Newbie saying hello (2nd attempt)

Discussion in 'Pond Archive' started by Chris Barnes, Apr 5, 2007.

  1. Chris Barnes

    Chris Barnes Guest

    Just a quickie note to introduce myself. I saw this group when it was
    proposed over on news.groups and thought it might be interesting to at
    least lurk for a bit from time to time.

    My wife and I recently moved out of the city (in Bryan, TX) onto a 6.5 acre
    property. I am in the initial stages of digging a pond next to the house
    (roughly 20 yards off to the side). Right now, I've just been scratching
    the top soil off (using it to landscape other areas of the property). The
    final dimensions will be approx. 50'x100' with a small island on one end
    (the "shallow end").

    The pond is purely dug out and won't get much runoff from rain. Because of
    this, there won't be a dam or even much of a "burm" to help keep water in
    (it can't really run anywhere anyway). I will have a water well dug to
    help keep it full in the summer (the well is also used for irrigation for
    the garden, yard, etc).

    The purposes of the pond are:
    (a) decoration (close to the house, landscaping, etc)
    (B) We raise Labrador Retrievers; this provides a place for the big dogs to
    go swimming (and do some basic training) as well as a place to introduce
    puppies to water (hence, the shallow end).
    (c) have a place for pet ducks (mallards) & geese (Canadas) to live and
    nest (the island).

    Q1: how deep can I expect to get the "deep end" of the pond? I would like
    it to get "as deep as possible", at least 20'.

    Q2: Ponds in this area tend to be really muddy/cloudy, mostly from the dark
    clay in the soil. Is there any way to help keep the water clear (clearer)?
    And yes, I am aware of the poop factor from the ducks & geese...

    Q3: what kind of fish? The fish are pretty much just there to control
    insects, although grandkids are probably not too many years down the road,
    so having perch they can easily catch might be fun. I'm not interested in
    having bigger fish (catfish, bass) unless I need them for some other purpose.
    Chris Barnes, Apr 5, 2007
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  2. Chris Barnes

    Nick Cramer Guest

    Hi Chris,

    Welcome aboard! I'm looking for a place around the same size in Bastrup
    County, TX, so I'll be interested in following your pond discoveries.
    Nick Cramer, Apr 5, 2007
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  3. Chris Barnes

    kthirtya Guest

    I can't answer any of your questions but
    I just love your plans for your pond. I'd
    love to do the same thing someday.

    So... you have labradors that swim. I think
    I have the only two labradors in existence
    that don't swim. Works out well with our
    small garden pond but rather embarrassing
    when they meet up with the other labs in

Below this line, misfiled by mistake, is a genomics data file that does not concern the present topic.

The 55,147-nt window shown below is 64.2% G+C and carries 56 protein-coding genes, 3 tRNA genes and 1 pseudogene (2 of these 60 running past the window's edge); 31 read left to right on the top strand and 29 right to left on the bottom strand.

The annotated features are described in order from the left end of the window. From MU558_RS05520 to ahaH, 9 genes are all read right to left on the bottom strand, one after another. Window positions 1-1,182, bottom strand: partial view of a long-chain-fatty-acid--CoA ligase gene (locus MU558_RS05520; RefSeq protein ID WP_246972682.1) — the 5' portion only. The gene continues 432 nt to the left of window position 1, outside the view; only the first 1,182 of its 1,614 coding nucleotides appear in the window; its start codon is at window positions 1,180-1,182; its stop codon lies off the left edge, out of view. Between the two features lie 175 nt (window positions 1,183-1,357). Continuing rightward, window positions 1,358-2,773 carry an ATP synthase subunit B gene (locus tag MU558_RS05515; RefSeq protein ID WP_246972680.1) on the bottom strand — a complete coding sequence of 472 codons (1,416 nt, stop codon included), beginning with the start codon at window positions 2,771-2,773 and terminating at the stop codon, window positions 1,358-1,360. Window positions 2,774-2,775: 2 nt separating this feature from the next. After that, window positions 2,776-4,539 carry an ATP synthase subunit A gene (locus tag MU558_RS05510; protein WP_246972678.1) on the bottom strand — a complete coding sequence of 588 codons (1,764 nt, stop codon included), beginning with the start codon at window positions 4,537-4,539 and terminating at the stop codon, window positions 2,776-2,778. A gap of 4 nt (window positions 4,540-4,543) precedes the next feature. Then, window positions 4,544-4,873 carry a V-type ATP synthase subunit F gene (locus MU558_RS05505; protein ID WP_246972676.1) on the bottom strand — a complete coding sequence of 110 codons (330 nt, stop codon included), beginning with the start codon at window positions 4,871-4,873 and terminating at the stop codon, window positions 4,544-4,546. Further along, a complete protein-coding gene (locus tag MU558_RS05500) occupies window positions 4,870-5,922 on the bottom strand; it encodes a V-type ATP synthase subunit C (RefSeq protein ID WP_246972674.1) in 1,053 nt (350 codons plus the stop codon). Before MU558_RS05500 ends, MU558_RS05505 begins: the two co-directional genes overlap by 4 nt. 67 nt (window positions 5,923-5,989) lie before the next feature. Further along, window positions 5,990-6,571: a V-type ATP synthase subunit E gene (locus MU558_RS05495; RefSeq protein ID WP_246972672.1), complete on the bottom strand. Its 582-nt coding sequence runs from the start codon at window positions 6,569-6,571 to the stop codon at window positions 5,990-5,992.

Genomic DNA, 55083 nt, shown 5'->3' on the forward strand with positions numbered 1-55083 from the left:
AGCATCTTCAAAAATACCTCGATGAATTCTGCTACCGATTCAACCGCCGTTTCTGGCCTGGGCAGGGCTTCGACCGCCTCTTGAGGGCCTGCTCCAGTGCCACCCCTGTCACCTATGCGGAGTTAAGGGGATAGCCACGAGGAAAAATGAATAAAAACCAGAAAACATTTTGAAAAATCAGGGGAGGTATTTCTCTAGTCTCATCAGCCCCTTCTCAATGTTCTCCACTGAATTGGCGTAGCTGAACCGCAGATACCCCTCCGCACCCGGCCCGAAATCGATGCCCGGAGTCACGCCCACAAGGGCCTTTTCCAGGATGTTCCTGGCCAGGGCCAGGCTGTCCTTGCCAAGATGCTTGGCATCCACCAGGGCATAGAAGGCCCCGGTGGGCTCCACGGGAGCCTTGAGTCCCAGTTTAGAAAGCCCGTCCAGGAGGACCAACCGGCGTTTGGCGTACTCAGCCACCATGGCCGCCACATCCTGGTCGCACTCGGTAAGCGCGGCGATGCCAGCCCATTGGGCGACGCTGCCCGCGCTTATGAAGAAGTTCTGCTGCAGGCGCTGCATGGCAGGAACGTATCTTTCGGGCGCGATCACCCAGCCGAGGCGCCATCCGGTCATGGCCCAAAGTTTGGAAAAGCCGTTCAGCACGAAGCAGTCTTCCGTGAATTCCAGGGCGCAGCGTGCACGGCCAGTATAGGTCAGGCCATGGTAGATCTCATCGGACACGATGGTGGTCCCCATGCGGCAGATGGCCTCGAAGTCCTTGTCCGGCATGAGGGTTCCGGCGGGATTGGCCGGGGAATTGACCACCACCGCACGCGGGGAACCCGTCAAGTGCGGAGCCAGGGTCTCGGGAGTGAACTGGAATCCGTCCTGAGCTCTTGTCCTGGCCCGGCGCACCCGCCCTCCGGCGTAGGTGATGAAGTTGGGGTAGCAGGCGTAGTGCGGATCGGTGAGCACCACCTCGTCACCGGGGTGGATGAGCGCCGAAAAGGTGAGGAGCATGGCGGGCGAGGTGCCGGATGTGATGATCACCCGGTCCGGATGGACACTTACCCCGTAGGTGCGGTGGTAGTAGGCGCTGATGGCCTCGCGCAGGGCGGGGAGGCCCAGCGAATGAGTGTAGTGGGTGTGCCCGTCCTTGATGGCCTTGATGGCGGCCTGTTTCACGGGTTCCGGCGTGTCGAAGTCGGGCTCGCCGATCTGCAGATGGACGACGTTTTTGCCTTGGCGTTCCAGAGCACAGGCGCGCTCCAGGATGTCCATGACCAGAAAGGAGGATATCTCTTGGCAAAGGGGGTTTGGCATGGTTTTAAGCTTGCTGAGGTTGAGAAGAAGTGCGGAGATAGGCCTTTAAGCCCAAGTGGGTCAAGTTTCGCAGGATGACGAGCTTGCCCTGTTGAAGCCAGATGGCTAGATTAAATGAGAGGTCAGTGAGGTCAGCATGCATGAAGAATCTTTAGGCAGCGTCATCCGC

the extended family.

    k :)
    kthirtya, Apr 5, 2007
  4. Chris Barnes

    Chris Barnes Guest

    Well, strange as it may seem, they need to be introduced to water
    (properly) when young. Hence, one of the purposes for our pond. ;-)

    Our dogs:
    Bragging on the dogs: Tour/Ribbons.jpg
    Chris Barnes, Apr 5, 2007
  5. Chris Barnes

    kthirtya Guest

    And I thought labs had a water gene built right
    into them!
    I went and looked at all the pictures and showed
    them to Heidi when she came in to check up on

    One of our visiting labradors will drop a ball in
    at the waterfall and track it as it bobs down to
    the other end of the pond. Picks it up, takes it
    back to the waterfall and does it all over again.

    k :)
    kthirtya, Apr 6, 2007
  6. Chris Barnes

    humBill Guest

    Hi Chris
    This is one place where even Tsips love Aggies, so we're glad to see
    you. I only have a few very general ideas. The depth might turn out
    to be a function of your bedrock. In Austin you're lucky to get a few
    feet before you hit something. In beautiful Leander we don't have it
    quite that bad but it's still a concern.

    My guess is that Perch would be a pretty good choice. They seem to
    multiply readily and won't have to fed as much as the big fish. Of
    course, because they are smaller your migratory ducks might enjoy the
    occasional meal as well.

    Sounds like quite a project. Good Luck!
    humBill, Apr 6, 2007
  7. Chris Barnes

    Chris Barnes Guest

    You'll be happy to know that back in January of 06, I was yelling "gig'em
    horns" :)

    Bedrock? What's bedrock?

    Seriously, I think you could dig down 50' or maybe even 100' before you hit
    anything hard. Well, except for the white clay - you hit that at about 5'.

    Especially since I want to rent the dozer and do it myself.
    (my wife & kids & I did about 40% of the work on our house ourselves)
    Chris Barnes, Apr 6, 2007
  8. Chris Barnes

    drsolo Guest

    the system most parks and golf courses use to keep ponds nice is big
    aerators. aquatic ecosystems has these or can configure one for your needs.
    oxygen is required by everything in the pond except the bacteria that make
    slime and ooze and stink.
    you might consider treating the inside of the pond with bentonite (?) a clay
    that seals the inside pretty well. after that, aluminum sulfate is used to
    settle clay particles. Ingrid

    "Chris Barnes" wrote in message
    drsolo, Apr 6, 2007
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